The New Guinea campaign (1942–1945) was one of the major military campaigns of World War II. Approximately 216,000 Japanese, Australian, and US servicemen died. New Guinea was strategically important because it was a major landmass to the immediate north of Australia. Its large land area provided locations for large land, air and naval bases. During their occupation, between 1942 and 1945, the Japanese constructed these bases and fought to keep them. Fighting in some parts of New Guinea continued until the war ended in August 1945.
A lot of remains of the hard combats that happened in this Island during World War Two, stand here as silent witnesses to the history. Simon Heyes on his blog tells us two stories about two planes wrecks:
1) On 3rd September, 1944, an American B-25H bomber took off, with the orders to fly low and fast over the South coast of New Britain and take out any ships that may be gambling on the rain to travel from island to island.
Spotted out in the open, the B-25H unleashed heavy fire on the tug and barges, and each enemy target was blown apart and destroyed.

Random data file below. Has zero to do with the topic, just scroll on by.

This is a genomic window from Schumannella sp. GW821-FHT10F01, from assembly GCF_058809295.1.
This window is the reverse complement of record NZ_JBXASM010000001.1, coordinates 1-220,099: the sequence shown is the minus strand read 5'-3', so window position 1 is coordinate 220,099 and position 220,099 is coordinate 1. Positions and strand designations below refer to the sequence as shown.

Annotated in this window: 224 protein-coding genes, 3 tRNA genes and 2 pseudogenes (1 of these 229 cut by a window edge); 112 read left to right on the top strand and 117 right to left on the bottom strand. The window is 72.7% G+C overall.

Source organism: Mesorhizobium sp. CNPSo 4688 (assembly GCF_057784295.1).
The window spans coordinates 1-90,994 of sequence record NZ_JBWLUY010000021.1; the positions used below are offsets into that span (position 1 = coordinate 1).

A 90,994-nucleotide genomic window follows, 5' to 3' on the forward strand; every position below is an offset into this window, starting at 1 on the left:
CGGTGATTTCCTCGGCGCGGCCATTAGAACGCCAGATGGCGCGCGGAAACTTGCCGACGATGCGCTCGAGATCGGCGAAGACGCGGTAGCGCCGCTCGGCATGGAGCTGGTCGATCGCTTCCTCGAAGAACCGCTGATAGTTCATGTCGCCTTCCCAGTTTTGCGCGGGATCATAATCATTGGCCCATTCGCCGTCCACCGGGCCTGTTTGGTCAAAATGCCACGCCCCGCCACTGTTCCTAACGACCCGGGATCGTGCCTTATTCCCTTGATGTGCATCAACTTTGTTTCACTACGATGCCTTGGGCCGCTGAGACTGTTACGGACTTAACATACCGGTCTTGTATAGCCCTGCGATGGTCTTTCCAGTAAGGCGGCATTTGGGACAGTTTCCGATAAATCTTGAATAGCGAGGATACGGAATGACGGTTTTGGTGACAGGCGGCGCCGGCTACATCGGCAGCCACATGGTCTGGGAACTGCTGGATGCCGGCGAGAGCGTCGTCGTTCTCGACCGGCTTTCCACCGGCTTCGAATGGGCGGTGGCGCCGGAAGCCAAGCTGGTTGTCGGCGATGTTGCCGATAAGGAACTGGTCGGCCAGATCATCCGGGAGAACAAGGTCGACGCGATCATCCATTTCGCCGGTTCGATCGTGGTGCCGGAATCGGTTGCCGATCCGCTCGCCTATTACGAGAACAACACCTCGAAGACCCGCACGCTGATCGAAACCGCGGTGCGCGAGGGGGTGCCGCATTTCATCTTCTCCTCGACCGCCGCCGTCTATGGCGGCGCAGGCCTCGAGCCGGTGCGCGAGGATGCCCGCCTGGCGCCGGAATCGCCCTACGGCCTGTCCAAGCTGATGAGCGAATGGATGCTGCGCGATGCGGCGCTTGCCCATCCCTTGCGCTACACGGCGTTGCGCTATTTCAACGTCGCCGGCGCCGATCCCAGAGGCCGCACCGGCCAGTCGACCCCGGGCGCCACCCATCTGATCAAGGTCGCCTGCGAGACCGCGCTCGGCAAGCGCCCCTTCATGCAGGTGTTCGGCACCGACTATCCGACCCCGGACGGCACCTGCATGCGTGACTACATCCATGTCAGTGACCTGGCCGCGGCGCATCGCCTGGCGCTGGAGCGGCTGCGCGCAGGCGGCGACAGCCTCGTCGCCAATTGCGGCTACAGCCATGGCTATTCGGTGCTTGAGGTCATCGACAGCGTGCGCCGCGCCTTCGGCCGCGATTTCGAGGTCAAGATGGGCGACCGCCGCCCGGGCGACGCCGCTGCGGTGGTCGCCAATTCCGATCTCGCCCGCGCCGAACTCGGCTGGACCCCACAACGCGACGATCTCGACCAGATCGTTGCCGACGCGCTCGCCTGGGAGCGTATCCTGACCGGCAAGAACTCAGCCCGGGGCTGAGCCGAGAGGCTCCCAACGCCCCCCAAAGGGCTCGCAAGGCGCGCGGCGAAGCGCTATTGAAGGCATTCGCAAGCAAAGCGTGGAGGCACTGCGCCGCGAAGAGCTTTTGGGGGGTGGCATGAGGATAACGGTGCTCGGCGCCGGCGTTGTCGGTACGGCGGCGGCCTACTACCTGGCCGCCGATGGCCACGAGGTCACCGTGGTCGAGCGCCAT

Whilst the fly over was a success, the B-25H had a problem. One of the radials failed, and the other engine began to splutter. Closer than Bougainville, the captain made a decision to fly to Talasea, which had an emergency airstrip.
The aircraft landed, blew out it's nose gear, and eventually skidded to a stop, with no injuries to those on board.
2) Less than one week after the B-25H landed, the Lockheed Ventura NZ4522 was sent on a mission to bomb an airstrip near Rabaul. Taking off from Bougainville Island, the Lockheed commenced a steep dive and dropped bombs on the target. Although all six bombs should have dropped, two did not, so a second attempt was needed.After the remaining two bombs were released, the starboard engine cut out. Flying on one engine, the Lockheed Ventura would never make it back to Bougainville Island, so the captain decided to head for Talasea.
With fuel running low, the Lockheed landed on the airstrip, which was 600 yards long and 45 yards wide. Again, there were no injuries.
In arguably better condition than the B-25H, you can still see the Allied star on the side of the Lockheed.
You can read more about Simon Heyes's visit to the Kimbe Bay on www.simonsjamjar.com